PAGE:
As for Hayek: it is true that Hayek broadly favored multinational trade federations, and a European trade federation in particular. He enunciated the conditions for such trade federations in an early essay from the 30’s.  Most of Hayek’s followers despised and despise the EU itself, however. (I cannot find Hayek’s point of view on the EU.) But Hayek outspokenly did not identify himself as a conservative. The AEI has an interesting piece on this:

In both cases, any discussion of world government was predicated upon the government being, in the first place, little more than a nightwatchman state. So it is wrong to read into them the kind  of technocratic “globalist” view so reviled by Trumpist or Bannonist conservatives.

The author is right insofar as he claims that von Mises and Hayek believed that liberalism and human liberty were universally good, and that all states ought to adopt liberal policies. He is wrong to suggest that these ideas lead to the conclusion that liberal states ought to forcibly liberalize illiberal ones. (Ayn Rand, however, did say that liberal states had the right — though not the obligation — to liberate illiberal states. But, she wrote, there were, in fact, no presently existing states – America included – that were “liberal” enough to have earned this right .)

The position that liberal states like America ought to forcibly liberalize illiberal states is quintessentially “neoconservative” — a philosophy which certianly borrowed some things from the liberal tradition, but, in this respect, not only parts company from its classical liberal forebears, but lies in opposition to them. In today’s world, for instance, most right-wing individuals who identify as “classical liberal” as opposed to “conservative” – Rand and Ron Paul, for example – do so in order to make it clear that they favor an isolationist foreign policy, in opposition to conservatives on this very issue.

If we are to conclude, as the author does, that America’s intervention into Iraq and Afghanistan are failures (even if we simultaneously acknowledge that postwar liberalizing of Japan, Germany, Eastern Europe, and Korea are successes), and we therefore conclude that the internationalist position on American hegemony is wrong, then we simply ought to conclude that internationalism has not worked, not that liberal ideals are wrong in general. 

You see, Mr. Hazony goes  further: not only is American military intervention as a general practice wrong, he says, but the very idea that the “virtues” of classical liberalism  — private property, free markets, and individualism — are universal, is wrong, too. This is chucking the baby out with the bathwater. The reason Iraq and Afghanistan failed is because they failed in the end to liberalize Iraq and Afghanistan, not because liberalization as an end is bad. 

The fact that some societies do not easily adopt liberal policies does not mean that liberal policies are not the right ones always to strive for. For what are the alternatives? Dictatorship, oppression, and serfdom. The problem with an interventionist foreign policy might be that, in an effort to liberalize certain nations under the rule of a dictator, say, we create a power vacuum that is filled by something even worse (think about the Muslim Brotherhood in Egypt after the toppling of Mubarak). For instance, I am the first to acknowledge that Pinochet was a superior leader of Chile to Allende, despite the fact that the latter was “liberally” elected. This is because I measure a government, always, on the scale of how liberal it is. And despite the despotic nature of Pinochet, society was governed far more liberally under him than under his deposed predecessor.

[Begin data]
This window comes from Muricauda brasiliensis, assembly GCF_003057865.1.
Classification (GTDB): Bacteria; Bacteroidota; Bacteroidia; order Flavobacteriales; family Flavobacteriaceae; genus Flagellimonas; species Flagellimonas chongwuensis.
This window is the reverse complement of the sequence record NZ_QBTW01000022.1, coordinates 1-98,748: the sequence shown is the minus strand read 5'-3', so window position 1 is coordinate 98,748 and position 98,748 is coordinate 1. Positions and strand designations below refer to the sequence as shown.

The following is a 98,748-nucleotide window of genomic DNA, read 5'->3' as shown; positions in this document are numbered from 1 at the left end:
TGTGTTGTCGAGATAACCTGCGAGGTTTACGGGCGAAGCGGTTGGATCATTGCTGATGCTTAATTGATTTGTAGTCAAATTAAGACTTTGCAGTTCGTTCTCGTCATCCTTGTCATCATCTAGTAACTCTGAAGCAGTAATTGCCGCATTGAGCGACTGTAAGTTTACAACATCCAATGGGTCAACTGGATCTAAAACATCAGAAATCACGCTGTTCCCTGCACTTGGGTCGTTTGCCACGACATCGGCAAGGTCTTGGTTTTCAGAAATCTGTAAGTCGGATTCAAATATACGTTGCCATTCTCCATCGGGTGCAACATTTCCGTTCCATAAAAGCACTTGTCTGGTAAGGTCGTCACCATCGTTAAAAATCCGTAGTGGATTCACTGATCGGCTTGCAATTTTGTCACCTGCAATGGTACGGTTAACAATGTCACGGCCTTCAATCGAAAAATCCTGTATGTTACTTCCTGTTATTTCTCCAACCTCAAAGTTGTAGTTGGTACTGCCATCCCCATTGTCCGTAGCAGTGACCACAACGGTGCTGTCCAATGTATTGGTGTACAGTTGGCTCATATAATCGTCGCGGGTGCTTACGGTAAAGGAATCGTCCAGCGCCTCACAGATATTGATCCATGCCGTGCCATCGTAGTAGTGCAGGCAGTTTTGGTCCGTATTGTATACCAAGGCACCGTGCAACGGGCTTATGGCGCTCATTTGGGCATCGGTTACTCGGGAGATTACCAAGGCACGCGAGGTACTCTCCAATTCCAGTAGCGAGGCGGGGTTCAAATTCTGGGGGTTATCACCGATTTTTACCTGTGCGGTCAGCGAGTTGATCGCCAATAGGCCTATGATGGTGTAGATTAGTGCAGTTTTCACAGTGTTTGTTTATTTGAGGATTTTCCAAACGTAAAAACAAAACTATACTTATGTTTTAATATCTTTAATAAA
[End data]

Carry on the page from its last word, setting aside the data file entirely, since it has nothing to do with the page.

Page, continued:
I do not at all take the (almost) relativist stance, which is advanced in the article, that we shouldn’t hold classical liberal ideals as universal. We absolutely should, even if we are pragmatic about when to urge (or force) other societies to adopt them. Our consideration should be the effectiveness of such policies, not whether the ends of liberalism are the right ones for that particular society. The answer to that question, I think, is always, “Yes. They are.” 

Now, in general, as far as I can tell, the author is somewhat bizarrely categorizing present-day ideological associations as follows (I’ve tried to offer a respective juxtaposition of each of the views):

Conservatism — Empiricism — Religion — Nationalism — International Pragmatism

(Classical) Liberalism — Rationalism — Secularism — Globalism — Interventionism.

Not just one, but every single one of these categories is disputable.

The least debatable is the association between classical liberalism and secularism versus conservatism and religion, which I think has been true historically. But there are plenty of religious classical liberals, and plenty (led by Jillian Becker) of atheist conservatives! 

However, assuming that classical liberalism is less empirical and more rationalist as a rule is wrong. True: Ayn Rand, von Mises, and, to a lesser extent, Hayek, were fairly “philosophical”, “a priori”, or “rationalist” in their reasoning. Milton Friedman, however, was not; he and the “Chicago School” considered themselves to be (and indeed were) very empirical. Meanwhile, many “pragmatic” liberals — Herbert Spencer and William Graham Sumner, for instance, founded the liberal tradition (continued by Hayek) about societal evolution in metaphor with Darwin’s theory of species evolution. This is clearly not a viewpoint that considers values to be unchanging without reference to observed facts. I am also fairly sure that there is significant overlap between American “pragmatists” and American classical liberals of the nineteenth century. “Pragmatists” eschewed general principles on principle. Today, this is something far more associated with the political left than the political right — many on the right think of the left as deeply unprincipled, whereas they are guardians of the classical virtues; the left thinks of the right as doctrinaire, whereas it thinks of itself as pragmatic.